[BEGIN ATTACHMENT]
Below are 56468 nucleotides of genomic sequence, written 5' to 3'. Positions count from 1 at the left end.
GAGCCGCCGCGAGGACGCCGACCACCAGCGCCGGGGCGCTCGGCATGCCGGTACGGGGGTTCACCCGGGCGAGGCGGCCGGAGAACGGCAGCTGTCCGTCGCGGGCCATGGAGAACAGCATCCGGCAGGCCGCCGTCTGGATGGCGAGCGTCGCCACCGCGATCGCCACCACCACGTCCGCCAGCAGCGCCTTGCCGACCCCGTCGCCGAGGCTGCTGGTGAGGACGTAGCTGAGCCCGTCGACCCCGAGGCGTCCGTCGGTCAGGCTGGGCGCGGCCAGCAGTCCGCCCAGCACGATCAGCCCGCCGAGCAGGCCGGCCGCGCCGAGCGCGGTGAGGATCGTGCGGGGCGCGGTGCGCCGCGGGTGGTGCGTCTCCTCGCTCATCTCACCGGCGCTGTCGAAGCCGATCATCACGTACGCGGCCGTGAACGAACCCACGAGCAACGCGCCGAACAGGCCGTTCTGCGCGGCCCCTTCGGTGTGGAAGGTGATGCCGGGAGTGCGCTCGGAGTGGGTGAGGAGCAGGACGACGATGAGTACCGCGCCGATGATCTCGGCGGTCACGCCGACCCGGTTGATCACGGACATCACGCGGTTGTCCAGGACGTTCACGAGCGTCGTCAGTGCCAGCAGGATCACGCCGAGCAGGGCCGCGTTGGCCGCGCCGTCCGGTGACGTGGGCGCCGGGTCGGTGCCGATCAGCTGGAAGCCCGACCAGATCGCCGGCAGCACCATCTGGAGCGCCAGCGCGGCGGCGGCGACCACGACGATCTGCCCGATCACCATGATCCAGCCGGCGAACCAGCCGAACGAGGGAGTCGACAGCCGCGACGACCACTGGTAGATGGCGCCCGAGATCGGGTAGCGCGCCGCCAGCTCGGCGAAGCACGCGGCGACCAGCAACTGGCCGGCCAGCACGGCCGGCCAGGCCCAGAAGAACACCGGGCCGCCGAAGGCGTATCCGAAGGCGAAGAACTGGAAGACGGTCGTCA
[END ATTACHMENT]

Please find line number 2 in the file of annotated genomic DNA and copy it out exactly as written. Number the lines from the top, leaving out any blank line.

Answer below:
GAGCCGCCGCGAGGACGCCGACCACCAGCGCCGGGGCGCTCGGCATGCCGGTACGGGGGTTCACCCGGGCGAGGCGGCCGGAGAACGGCAGCTGTCCGTCGCGGGCCATGGAGAACAGCATCCGGCAGGCCGCCGTCTGGATGGCGAGCGTCGCCACCGCGATCGCCACCACCACGTCCGCCAGCAGCGCCTTGCCGACCCCGTCGCCGAGGCTGCTGGTGAGGACGTAGCTGAGCCCGTCGACCCCGAGGCGTCCGTCGGTCAGGCTGGGCGCGGCCAGCAGTCCGCCCAGCACGATCAGCCCGCCGAGCAGGCCGGCCGCGCCGAGCGCGGTGAGGATCGTGCGGGGCGCGGTGCGCCGCGGGTGGTGCGTCTCCTCGCTCATCTCACCGGCGCTGTCGAAGCCGATCATCACGTACGCGGCCGTGAACGAACCCACGAGCAACGCGCCGAACAGGCCGTTCTGCGCGGCCCCTTCGGTGTGGAAGGTGATGCCGGGAGTGCGCTCGGAGTGGGTGAGGAGCAGGACGACGATGAGTACCGCGCCGATGATCTCGGCGGTCACGCCGACCCGGTTGATCACGGACATCACGCGGTTGTCCAGGACGTTCACGAGCGTCGTCAGTGCCAGCAGGATCACGCCGAGCAGGGCCGCGTTGGCCGCGCCGTCCGGTGACGTGGGCGCCGGGTCGGTGCCGATCAGCTGGAAGCCCGACCAGATCGCCGGCAGCACCATCTGGAGCGCCAGCGCGGCGGCGGCGACCACGACGATCTGCCCGATCACCATGATCCAGCCGGCGAACCAGCCGAACGAGGGAGTCGACAGCCGCGACGACCACTGGTAGATGGCGCCCGAGATCGGGTAGCGCGCCGCCAGCTCGGCGAAGCACGCGGCGACCAGCAACTGGCCGGCCAGCACGGCCGGCCAGGCCCAGAAGAACACCGGGCCGCCGAAGGCGTATCCGAAGGCGAAGAACTGGAAGACGGTCGTCA